However, this dynamic need not apply to all investors and it is quite likely that there is a subsector of investors that can consistently outperform the index.

Therefore, a review of the environment in which managers operate might establish if they are able to maintain a competitive advantage.

The following features are outlined in the article to support such a situation:

Market inefficiency situations

Market inefficiencies offer the potential for active managers to outperform the index, nevertheless managers need to be appropriately placed to capture any excess rewards of these inefficiencies.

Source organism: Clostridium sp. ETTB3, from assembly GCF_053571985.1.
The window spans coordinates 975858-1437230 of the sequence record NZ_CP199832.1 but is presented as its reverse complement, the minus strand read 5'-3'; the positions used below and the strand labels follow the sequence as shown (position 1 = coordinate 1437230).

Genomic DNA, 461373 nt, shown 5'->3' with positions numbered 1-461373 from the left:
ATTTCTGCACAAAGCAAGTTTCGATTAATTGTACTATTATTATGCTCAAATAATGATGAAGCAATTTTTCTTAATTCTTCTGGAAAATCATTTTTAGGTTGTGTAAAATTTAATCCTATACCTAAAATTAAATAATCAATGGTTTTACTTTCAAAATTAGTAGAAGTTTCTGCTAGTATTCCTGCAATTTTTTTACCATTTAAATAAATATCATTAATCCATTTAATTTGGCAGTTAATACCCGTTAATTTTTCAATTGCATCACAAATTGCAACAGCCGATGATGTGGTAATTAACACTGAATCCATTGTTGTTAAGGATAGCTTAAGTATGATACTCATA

The following situations may provide a manager with a competitive advantage:

  • Information advantage: An active manager could have an advantage where the market is “widely populated by less-informed investors” e.g. emerging markets and small caps.
  • Preferential access to desirable assets: e.g. where active managers have better access to initial public offerings and sourcing lines of stock. In unlisted markets private equity manager has well established relationships and ability to provide capital and/or appropriate skills.
  • Economic value-add: e.g. in unlisted assets active management can add value to the underlying asset.

Opportunities arising from differing investor objectives

Opportunities for active management to benefit may exist when:

  • Some investors are comfortable with earning below-market returns e.g. investors who place greater weight on liquidity or are not willing to accept certain risk exposures
  • Investors have differing time horizons e.g. value investors exploit short-term focus of markets